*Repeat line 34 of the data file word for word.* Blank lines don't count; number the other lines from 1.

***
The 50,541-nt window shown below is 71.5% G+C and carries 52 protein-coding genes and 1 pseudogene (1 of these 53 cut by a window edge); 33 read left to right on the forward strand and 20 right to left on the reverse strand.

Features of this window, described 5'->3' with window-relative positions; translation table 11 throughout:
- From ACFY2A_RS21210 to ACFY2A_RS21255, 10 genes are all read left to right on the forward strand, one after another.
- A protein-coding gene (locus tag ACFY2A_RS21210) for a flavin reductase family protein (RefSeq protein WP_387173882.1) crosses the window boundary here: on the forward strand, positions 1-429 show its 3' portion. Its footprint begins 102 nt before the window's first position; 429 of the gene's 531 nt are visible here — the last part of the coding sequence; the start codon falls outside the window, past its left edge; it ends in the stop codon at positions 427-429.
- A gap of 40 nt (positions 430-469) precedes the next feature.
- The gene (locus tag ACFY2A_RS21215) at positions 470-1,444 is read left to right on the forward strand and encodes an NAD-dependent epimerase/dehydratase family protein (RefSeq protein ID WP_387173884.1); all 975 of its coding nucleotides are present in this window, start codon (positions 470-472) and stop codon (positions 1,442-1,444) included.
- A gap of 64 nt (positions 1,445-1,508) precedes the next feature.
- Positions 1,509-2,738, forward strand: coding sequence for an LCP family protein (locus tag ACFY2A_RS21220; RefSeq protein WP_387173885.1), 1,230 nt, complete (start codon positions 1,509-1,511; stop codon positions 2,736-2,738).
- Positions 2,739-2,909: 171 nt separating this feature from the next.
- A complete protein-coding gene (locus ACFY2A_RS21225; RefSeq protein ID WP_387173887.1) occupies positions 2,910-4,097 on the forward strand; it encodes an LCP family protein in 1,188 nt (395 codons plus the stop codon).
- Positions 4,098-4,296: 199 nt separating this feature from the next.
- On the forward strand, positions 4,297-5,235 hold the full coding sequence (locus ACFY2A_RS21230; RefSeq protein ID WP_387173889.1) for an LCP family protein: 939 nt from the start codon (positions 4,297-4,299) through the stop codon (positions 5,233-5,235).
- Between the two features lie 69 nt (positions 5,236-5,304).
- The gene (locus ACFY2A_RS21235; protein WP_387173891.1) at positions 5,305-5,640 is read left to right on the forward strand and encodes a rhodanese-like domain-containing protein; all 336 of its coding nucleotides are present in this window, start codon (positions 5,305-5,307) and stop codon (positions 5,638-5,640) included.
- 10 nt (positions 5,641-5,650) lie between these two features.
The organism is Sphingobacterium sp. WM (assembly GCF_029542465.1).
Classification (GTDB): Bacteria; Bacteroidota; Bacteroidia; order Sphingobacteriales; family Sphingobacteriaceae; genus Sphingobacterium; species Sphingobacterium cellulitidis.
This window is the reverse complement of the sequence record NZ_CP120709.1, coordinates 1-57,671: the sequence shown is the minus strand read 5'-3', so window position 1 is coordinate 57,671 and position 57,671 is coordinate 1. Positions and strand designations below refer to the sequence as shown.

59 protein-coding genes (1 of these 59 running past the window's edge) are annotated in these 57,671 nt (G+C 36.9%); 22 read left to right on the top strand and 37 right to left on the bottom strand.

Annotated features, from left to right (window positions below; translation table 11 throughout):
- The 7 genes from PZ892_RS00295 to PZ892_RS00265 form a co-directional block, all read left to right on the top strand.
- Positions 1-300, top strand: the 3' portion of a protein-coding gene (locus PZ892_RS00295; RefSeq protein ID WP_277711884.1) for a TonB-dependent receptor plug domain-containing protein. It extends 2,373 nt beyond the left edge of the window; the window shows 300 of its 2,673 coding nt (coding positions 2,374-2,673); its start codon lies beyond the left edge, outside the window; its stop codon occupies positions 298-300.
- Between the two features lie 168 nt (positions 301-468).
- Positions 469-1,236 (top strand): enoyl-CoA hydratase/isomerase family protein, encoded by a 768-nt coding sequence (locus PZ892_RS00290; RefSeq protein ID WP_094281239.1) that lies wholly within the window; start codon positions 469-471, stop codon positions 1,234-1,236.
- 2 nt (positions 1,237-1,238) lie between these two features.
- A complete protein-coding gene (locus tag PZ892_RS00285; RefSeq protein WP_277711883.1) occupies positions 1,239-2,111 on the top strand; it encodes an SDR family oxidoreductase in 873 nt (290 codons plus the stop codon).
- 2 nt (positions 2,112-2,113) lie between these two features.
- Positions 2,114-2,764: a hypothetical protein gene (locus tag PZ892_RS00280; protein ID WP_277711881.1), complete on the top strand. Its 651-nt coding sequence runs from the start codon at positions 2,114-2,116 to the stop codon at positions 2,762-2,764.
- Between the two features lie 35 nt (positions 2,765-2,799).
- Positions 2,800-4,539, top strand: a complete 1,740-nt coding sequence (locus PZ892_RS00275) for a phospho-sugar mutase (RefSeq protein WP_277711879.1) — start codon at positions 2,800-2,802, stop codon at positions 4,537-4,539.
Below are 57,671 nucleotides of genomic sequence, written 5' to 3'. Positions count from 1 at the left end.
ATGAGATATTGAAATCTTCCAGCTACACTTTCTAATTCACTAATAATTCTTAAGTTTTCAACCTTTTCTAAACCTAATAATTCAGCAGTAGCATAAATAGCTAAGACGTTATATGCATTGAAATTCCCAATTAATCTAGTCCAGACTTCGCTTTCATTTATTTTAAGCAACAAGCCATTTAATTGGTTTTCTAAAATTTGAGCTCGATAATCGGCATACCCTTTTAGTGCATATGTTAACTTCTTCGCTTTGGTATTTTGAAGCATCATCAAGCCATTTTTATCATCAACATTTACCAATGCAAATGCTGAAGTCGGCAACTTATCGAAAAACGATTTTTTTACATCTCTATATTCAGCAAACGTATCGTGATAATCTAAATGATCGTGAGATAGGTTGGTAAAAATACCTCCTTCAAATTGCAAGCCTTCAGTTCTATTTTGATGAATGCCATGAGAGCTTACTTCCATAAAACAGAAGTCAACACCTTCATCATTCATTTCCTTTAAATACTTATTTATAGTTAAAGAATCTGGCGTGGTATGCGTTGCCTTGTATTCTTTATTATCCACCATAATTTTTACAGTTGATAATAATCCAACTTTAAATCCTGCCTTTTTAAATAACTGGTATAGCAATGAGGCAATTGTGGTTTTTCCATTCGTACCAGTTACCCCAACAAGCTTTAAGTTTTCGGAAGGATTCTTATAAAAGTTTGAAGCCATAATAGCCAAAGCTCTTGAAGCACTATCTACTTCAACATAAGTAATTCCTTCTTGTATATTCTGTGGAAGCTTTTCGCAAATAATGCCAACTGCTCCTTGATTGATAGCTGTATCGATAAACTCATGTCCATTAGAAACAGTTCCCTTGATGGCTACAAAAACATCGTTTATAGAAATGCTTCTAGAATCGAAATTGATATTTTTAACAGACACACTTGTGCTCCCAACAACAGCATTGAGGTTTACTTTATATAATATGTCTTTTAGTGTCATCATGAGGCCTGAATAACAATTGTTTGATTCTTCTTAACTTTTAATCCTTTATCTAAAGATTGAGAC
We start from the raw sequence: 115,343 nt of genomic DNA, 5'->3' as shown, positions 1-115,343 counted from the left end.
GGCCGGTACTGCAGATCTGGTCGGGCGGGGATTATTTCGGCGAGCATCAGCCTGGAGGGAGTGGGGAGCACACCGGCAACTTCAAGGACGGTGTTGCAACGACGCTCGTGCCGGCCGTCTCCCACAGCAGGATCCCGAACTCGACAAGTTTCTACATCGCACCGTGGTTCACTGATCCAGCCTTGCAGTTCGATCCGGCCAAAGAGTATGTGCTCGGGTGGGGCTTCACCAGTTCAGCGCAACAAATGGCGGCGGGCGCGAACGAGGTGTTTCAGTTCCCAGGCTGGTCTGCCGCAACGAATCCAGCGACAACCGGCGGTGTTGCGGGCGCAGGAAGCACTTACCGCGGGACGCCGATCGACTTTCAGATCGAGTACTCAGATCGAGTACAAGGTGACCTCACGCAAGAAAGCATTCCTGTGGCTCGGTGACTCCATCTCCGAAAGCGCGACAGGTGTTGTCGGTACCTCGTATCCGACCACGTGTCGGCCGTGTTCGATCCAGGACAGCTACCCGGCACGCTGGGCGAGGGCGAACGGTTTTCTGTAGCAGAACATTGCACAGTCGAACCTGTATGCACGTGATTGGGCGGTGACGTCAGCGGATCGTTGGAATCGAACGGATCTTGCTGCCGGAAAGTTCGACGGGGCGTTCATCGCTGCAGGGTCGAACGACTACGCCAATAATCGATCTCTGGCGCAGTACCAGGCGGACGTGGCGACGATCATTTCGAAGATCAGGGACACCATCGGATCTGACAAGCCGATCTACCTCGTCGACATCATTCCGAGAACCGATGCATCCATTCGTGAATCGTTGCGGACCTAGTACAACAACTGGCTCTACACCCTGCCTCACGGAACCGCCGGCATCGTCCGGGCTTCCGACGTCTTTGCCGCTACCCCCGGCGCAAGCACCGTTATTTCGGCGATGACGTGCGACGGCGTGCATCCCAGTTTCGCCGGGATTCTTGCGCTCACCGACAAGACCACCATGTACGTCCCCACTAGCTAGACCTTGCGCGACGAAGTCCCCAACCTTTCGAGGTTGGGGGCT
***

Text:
GGCCGGTACTGCAGATCTGGTCGGGCGGGGATTATTTCGGCGAGCATCAGCCTGGAGGGAGTGGGGAGCACACCGGCAACTTCAAGGACGGTGTTGCAACGACGCTCGTGCCGGCCGTCTCCCACAGCAGGATCCCGAACTCGACAAGTTTCTACATCGCACCGTGGTTCACTGATCCAGCCTTGCAGTTCGATCCGGCCAAAGAGTATGTGCTCGGGTGGGGCTTCACCAGTTCAGCGCAACAAATGGCGGCGGGCGCGAACGAGGTGTTTCAGTTCCCAGGCTGGTCTGCCGCAACGAATCCAGCGACAACCGGCGGTGTTGCGGGCGCAGGAAGCACTTACCGCGGGACGCCGATCGACTTTCAGATCGAGTACTCAGATCGAGTACAAGGTGACCTCACGCAAGAAAGCATTCCTGTGGCTCGGTGACTCCATCTCCGAAAGCGCGACAGGTGTTGTCGGTACCTCGTATCCGACCACGTGTCGGCCGTGTTCGATCCAGGACAGCTACCCGGCACGCTGGGCGAGGGCGAACGGTTTTCTGTAGCAGAACATTGCACAGTCGAACCTGTATGCACGTGATTGGGCGGTGACGTCAGCGGATCGTTGGAATCGAACGGATCTTGCTGCCGGAAAGTTCGACGGGGCGTTCATCGCTGCAGGGTCGAACGACTACGCCAATAATCGATCTCTGGCGCAGTACCAGGCGGACGTGGCGACGATCATTTCGAAGATCAGGGACACCATCGGATCTGACAAGCCGATCTACCTCGTCGACATCATTCCGAGAACCGATGCATCCATTCGTGAATCGTTGCGGACCTAGTACAACAACTGGCTCTACACCCTGCCTCACGGAACCGCCGGCATCGTCCGGGCTTCCGACGTCTTTGCCGCTACCCCCGGCGCAAGCACCGTTATTTCGGCGATGACGTGCGACGGCGTGCATCCCAGTTTCGCCGGGATTCTTGCGCTCACCGACAAGACCACCATGTACGTCCCCACTAGCTAGACCTTGCGCGACGAAGTCCCCAACCTTTCGAGGTTGGGGGCT